YJA meets thriller writer Tim Utton
This month, I met thriller writer Tim Utton at Newark Book Festival. I managed to grab him for a quick interview before he appeared on a panel with fellow authors Stephen Booth and Gareth Baker. Utton, who writes under the pseudonym T.M. Logan, launched his debut novel, Lies, a contemporary psychological thriller, in January 2017 to a warm reception by critics and readers alike.
“It’s been a crazy six months,” Utton told me. “Up until publication day, only a dozen people had read it. My family, my wife, my agent. You go from that small group to it being enjoyed by thousands of people – that’s hard to get your head around sometimes.”
Lies tells the story of a man named Joe Lynch who, after an impulsive decision, discovers that his whole life is a fabrication – that many of the people closest to him have been feeding him lies. Joe must excavate these lies, uncovering the fact and the fiction and discover the truth, before it is too late.
“I guess I’ve been surprised by how people have embraced it,” Utton says. “It’s really hard to know how a first book is going to be received, so for it to have gone down as well as it has is really incredible.”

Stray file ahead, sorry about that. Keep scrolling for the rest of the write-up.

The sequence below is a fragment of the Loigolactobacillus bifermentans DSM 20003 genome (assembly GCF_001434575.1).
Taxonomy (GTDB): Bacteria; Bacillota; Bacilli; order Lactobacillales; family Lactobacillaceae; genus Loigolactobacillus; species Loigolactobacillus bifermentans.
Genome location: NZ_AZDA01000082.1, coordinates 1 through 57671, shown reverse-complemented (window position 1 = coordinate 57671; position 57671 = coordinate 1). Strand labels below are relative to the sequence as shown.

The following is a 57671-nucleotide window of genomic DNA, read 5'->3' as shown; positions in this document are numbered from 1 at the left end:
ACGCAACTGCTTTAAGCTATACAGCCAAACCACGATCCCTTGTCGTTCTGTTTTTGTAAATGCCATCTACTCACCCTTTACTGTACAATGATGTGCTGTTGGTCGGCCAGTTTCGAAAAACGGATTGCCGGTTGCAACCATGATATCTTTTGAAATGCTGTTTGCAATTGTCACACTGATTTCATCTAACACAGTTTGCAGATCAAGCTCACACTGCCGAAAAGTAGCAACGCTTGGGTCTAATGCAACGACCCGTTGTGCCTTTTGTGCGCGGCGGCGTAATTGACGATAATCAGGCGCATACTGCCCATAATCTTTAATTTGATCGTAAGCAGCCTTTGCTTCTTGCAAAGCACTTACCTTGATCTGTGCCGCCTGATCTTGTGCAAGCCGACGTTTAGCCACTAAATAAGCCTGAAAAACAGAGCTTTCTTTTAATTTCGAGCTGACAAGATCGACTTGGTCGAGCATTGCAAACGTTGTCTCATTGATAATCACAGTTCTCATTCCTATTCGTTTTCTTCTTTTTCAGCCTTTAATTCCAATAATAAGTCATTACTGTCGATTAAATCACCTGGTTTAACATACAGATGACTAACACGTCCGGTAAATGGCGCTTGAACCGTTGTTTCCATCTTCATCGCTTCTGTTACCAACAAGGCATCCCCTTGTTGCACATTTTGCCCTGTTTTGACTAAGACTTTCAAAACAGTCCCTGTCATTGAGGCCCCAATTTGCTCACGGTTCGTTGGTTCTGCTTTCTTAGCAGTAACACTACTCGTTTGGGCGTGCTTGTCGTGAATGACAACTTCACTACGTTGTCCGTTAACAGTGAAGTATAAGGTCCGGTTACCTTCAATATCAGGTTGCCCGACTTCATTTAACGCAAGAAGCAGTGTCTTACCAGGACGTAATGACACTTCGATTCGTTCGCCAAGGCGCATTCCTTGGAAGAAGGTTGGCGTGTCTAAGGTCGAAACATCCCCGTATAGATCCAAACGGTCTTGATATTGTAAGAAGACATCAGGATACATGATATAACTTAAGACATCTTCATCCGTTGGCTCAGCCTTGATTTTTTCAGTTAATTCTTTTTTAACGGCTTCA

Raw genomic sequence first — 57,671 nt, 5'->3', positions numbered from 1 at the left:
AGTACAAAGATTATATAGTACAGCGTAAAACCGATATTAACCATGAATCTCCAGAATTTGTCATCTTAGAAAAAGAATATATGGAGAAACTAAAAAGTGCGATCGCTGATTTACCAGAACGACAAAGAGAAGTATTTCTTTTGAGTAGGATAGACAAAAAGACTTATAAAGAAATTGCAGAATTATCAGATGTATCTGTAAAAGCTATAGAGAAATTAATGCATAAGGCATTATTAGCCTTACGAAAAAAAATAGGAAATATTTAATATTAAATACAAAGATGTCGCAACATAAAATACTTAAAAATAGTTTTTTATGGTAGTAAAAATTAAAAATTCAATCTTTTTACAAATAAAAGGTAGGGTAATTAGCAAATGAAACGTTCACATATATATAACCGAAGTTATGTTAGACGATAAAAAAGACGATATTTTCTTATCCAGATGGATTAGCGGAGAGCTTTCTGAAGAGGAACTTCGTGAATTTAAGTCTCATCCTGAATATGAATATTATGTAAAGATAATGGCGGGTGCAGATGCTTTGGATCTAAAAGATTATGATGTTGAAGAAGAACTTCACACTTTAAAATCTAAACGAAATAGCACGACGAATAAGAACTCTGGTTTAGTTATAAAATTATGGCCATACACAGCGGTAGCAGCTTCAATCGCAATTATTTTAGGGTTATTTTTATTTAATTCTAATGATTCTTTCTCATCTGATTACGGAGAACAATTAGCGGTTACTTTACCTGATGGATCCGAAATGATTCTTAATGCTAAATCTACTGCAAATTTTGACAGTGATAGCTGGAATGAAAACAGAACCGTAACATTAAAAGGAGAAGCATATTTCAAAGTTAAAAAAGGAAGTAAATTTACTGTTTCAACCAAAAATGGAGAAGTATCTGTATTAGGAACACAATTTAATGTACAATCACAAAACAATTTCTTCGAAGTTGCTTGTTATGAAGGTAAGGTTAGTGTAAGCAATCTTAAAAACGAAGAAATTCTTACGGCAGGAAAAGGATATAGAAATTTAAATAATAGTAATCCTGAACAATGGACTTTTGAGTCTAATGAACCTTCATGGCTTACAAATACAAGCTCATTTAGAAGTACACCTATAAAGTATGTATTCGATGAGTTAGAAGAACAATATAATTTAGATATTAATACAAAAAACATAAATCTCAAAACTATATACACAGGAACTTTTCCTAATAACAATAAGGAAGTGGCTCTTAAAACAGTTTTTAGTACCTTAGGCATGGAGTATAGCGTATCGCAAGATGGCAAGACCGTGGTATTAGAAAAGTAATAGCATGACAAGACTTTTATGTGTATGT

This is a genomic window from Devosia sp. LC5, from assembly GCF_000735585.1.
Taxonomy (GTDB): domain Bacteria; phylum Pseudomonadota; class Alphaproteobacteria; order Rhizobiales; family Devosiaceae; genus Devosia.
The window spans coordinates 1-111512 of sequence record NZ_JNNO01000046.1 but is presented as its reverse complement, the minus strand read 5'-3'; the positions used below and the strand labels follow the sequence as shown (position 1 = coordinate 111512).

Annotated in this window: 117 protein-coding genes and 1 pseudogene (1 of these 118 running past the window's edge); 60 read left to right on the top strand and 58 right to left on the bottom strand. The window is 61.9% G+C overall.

Though Lies is his first published novel, it isn’t Utton’s first major work. He has been working as a writer for the last eleven years but cites his interest in storytelling to early childhood. The youngest of three boys, Utton often felt left behind by his older brothers and learned to occupy himself with fictional stories and worlds. Jobs in communication and journalism, including a stint at The Daily Mail, allowed him to hone his writing techniques but it was always a career in fiction that remained Utton’s ultimate ambition. He describes reading books under his desk at work, unable to put them down.
“That’s what I want to write,” he says. “A book that will get people in trouble at work.”
It’s early days for Utton and Lies but, with Amazon already describing it as a #1 bestseller and five-star reviews pouring in, it’s a good start.
“I’ve already written book two,” Utton says. “It’s called 29 Seconds. It just went to my publishers last week. There’ll be some edits, no doubt, on that and then it’s due for publication as an e-book in November this year. Hopefully people will embrace that in the way they’ve embraced Lies. I just want to carry on writing – that’s my main goal at this point.”
With the success of Lies behind him and the promise of 29 Seconds ahead, it seems as though that goal has already been achieved.
Senior Young Journalist